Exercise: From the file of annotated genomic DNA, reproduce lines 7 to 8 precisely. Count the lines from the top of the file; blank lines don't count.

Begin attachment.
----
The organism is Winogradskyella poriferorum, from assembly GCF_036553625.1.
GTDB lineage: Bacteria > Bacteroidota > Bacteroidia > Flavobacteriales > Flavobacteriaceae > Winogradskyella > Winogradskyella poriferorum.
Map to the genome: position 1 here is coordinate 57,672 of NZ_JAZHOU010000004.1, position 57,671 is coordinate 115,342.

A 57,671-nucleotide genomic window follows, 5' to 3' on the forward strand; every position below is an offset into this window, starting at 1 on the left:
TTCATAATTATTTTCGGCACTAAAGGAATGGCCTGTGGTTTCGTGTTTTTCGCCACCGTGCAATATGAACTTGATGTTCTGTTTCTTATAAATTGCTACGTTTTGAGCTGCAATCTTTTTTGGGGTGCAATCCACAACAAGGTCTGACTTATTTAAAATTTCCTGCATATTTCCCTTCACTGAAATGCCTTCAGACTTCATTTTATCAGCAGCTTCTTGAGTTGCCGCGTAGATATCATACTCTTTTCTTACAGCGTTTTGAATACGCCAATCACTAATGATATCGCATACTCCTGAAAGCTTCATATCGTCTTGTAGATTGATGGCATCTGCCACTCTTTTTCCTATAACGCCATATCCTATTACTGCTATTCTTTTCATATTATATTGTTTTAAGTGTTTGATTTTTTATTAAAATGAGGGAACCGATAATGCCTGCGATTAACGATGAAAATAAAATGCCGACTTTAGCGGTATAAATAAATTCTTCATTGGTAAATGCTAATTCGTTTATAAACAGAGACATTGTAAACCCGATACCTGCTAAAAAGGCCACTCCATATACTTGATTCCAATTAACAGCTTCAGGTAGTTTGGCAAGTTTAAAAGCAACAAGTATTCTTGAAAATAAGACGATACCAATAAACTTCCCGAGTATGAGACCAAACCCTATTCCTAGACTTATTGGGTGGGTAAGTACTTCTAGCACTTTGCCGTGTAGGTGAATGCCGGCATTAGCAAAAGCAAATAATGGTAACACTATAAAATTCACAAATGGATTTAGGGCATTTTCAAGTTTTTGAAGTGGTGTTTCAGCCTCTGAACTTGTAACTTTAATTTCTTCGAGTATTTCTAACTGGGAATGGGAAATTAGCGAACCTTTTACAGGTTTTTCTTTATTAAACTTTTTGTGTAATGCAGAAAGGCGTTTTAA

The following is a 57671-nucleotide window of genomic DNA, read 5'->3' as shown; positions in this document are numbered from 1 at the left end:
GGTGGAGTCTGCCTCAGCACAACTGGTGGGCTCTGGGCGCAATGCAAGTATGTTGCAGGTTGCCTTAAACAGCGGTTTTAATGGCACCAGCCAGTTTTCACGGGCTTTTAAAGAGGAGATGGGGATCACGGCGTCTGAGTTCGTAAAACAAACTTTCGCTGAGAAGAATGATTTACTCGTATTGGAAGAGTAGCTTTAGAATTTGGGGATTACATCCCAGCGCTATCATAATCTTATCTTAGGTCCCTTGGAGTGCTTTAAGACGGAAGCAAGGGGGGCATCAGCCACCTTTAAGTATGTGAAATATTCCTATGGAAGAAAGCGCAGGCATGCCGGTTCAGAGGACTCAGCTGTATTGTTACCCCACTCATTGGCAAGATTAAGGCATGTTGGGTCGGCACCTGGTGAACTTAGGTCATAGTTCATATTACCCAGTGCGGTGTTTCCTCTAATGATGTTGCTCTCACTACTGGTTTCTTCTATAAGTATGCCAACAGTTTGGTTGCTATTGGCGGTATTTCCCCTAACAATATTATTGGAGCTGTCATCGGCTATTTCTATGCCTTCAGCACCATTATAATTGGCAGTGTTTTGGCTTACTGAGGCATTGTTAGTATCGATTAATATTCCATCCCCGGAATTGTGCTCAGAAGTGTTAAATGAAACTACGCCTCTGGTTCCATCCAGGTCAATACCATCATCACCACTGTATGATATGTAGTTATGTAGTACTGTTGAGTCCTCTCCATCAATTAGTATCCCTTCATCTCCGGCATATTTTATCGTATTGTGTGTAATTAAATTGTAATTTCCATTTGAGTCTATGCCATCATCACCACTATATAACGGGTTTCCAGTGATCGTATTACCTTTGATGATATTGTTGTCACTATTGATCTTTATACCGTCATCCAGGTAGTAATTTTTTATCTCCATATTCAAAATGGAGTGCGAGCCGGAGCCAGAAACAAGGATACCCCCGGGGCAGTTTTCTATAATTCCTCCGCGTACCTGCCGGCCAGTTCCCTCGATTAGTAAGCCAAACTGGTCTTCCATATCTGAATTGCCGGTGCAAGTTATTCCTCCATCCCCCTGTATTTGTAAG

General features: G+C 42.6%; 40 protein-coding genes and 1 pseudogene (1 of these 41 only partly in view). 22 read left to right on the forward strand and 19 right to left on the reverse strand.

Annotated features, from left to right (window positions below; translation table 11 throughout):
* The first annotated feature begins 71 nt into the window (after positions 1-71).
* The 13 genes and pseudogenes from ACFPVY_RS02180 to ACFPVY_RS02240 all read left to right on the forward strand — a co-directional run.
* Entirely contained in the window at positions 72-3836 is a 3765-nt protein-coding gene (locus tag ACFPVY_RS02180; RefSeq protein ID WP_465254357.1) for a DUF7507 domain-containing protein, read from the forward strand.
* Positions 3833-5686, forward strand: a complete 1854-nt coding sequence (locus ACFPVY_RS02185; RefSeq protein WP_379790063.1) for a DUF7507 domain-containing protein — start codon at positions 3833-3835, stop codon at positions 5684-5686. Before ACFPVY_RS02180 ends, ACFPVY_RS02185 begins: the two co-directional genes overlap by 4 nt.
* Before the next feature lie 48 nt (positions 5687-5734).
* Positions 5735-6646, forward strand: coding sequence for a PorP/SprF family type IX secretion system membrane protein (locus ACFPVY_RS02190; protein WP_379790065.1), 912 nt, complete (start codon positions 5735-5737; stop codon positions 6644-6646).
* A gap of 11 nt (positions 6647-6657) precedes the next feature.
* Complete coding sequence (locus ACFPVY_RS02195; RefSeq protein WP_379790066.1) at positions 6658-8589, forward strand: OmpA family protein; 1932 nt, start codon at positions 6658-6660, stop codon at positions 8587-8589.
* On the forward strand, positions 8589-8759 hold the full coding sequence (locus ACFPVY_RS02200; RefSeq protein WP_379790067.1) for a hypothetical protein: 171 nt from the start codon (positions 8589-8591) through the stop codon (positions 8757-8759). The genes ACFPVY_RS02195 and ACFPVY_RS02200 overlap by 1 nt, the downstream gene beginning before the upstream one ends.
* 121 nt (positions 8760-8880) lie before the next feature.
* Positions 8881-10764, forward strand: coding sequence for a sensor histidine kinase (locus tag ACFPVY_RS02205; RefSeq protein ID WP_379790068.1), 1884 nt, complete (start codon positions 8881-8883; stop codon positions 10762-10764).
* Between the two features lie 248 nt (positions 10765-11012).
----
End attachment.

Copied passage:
GGTGGAGTCTGCCTCAGCACAACTGGTGGGCTCTGGGCGCAATGCAAGTATGTTGCAGGTTGCCTTAAACAGCGGTTTTAATGGCACCAGCCAGTTTTCACGGGCTTTTAAAGAGGAGATGGGGATCACGGCGTCTGAGTTCGTAAAACAAACTTTCGCTGAGAAGAATGATTTACTCGTATTGGAAGAGTAGCTTTAGAATTTGGGGATTACATCCCAGCGCTATCATAATCTTATCTTAGGTCCCTTGGAGTGCTTTAAGACGGAAGCAAGGGGGGCATCAGCCACCTTTAAGTATGTGAAATATTCCTATGGAAGAAAGCGCAGGCATGCCGGTTCAGAGGACTCAGCTGTATTGTTACCCCACTCATTGGCAAGATTAAGGCATGTTGGGTCGGCACCTGGTGAACTTAGGTCATAGTTCATATTACCCAGTGCGGTGTTTCCTCTAATGATGTTGCTCTCACTACTGGTTTCTTCTATAAGTATGCCAACAGTTTGGTTGCTATTGGCGGTATTTCCCCTAACAATATTATTGGAGCTGTCATCGGCTATTTCTATGCCTTCAGCACCATTATAATTGGCAGTGTTTTGGCTTACTGAGGCATTGTTAGTATCGATTAATATTCCATCCCCGGAATTGTGCTCAGAAGTGTTAAATGAAACTACGCCTCTGGTTCCATCCAGGTCAATACCATCATCACCACTGTATGATATGTAGTTATGTAGTACTGTTGAGTCCTCTCCATCAATTAGTATCCCTTCATCTCCGGCATATTTTATCGTATTGTGTGTAATTAAATTGTAATTTCCATTTGAGTCTATGCCATCATCACCACTATATAACGGGTTTCCAGTGATCGTATTACCTTTGATGATATTGTTGTCACTATTGATCTTTATACCGTCATCCAGGTAGTAATTTTTTATCTCCATATTCAAAATGGAGTGCGAGCCGGAGCCAGAAACAAGGATACCCCCGGGGCAGTTTTCTATAATTCCTCCGCGTACCTGCCGGCCAGTTCCCTCGATTAGTAAGCCAAACTGGTCTTCCATATCTGAATTGCCGGTGCAAGTTATTCCTCCATCCCCCTGTATTTGTAAG

General features: G+C 42.6%; 40 protein-coding genes and 1 pseudogene (1 of these 41 only partly in view). 22 read left to right on the forward strand and 19 right to left on the reverse strand.